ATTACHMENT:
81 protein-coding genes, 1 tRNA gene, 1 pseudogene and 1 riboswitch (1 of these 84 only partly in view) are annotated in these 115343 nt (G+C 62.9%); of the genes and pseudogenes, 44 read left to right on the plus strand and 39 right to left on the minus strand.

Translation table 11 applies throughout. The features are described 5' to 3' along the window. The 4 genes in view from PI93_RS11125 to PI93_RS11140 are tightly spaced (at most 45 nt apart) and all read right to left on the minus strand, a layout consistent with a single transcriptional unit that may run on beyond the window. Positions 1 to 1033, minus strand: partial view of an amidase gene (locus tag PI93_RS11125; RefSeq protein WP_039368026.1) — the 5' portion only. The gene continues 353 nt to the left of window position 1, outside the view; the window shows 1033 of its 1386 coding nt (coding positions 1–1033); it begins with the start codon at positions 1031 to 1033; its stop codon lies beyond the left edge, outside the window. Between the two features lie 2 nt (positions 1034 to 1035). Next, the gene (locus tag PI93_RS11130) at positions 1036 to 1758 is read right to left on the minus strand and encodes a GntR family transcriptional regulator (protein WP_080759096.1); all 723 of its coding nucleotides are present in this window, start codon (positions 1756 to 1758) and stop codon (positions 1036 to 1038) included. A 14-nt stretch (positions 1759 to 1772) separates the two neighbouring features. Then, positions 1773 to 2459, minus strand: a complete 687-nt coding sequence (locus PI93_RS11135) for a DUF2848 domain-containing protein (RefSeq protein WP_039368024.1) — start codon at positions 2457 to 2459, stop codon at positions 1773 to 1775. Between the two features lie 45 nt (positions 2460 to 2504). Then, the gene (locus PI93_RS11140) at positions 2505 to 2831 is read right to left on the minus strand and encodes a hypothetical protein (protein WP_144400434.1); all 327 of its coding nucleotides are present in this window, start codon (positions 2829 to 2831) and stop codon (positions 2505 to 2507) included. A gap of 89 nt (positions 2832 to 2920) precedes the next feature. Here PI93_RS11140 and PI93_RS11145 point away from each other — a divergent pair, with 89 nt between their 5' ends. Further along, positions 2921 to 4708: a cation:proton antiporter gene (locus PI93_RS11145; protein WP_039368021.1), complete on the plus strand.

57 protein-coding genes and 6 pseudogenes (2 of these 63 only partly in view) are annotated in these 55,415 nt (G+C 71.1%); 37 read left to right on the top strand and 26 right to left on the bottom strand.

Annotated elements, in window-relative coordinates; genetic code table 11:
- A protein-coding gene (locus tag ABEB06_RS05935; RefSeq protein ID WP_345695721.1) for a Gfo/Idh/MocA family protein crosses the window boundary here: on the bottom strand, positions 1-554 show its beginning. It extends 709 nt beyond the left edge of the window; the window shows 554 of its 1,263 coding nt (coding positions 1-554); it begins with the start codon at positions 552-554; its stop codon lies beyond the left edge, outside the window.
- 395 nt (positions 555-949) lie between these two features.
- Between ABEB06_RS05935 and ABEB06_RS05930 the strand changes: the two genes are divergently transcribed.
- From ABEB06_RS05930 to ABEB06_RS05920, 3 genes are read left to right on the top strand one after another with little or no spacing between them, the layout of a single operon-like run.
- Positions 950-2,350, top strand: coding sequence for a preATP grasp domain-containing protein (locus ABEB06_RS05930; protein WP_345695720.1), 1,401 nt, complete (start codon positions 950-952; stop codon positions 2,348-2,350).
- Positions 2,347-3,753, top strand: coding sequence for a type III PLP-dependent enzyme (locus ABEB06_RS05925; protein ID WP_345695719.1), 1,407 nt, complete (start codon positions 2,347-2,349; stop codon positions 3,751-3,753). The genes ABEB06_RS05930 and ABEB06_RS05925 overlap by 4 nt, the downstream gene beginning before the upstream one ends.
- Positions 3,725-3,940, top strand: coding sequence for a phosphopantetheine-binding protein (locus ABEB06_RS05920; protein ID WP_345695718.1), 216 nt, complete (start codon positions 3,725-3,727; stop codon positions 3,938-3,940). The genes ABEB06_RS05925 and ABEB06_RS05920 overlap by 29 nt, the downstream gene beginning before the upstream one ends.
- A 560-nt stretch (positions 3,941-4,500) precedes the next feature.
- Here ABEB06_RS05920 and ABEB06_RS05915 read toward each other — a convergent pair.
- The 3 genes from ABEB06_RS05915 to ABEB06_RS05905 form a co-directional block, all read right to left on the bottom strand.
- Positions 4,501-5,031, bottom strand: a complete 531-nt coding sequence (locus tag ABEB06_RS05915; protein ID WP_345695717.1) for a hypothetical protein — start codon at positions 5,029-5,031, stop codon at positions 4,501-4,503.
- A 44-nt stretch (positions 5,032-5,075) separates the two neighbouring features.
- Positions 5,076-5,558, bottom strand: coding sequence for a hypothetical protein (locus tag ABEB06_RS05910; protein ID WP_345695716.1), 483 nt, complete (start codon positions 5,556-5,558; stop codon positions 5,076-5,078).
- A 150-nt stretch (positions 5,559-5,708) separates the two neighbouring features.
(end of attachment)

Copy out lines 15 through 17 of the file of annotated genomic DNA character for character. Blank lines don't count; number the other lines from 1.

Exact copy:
- Positions 4,501-5,031, bottom strand: a complete 531-nt coding sequence (locus tag ABEB06_RS05915; protein ID WP_345695717.1) for a hypothetical protein — start codon at positions 5,029-5,031, stop codon at positions 4,501-4,503.
- A 44-nt stretch (positions 5,032-5,075) separates the two neighbouring features.
- Positions 5,076-5,558, bottom strand: coding sequence for a hypothetical protein (locus tag ABEB06_RS05910; protein ID WP_345695716.1), 483 nt, complete (start codon positions 5,556-5,558; stop codon positions 5,076-5,078).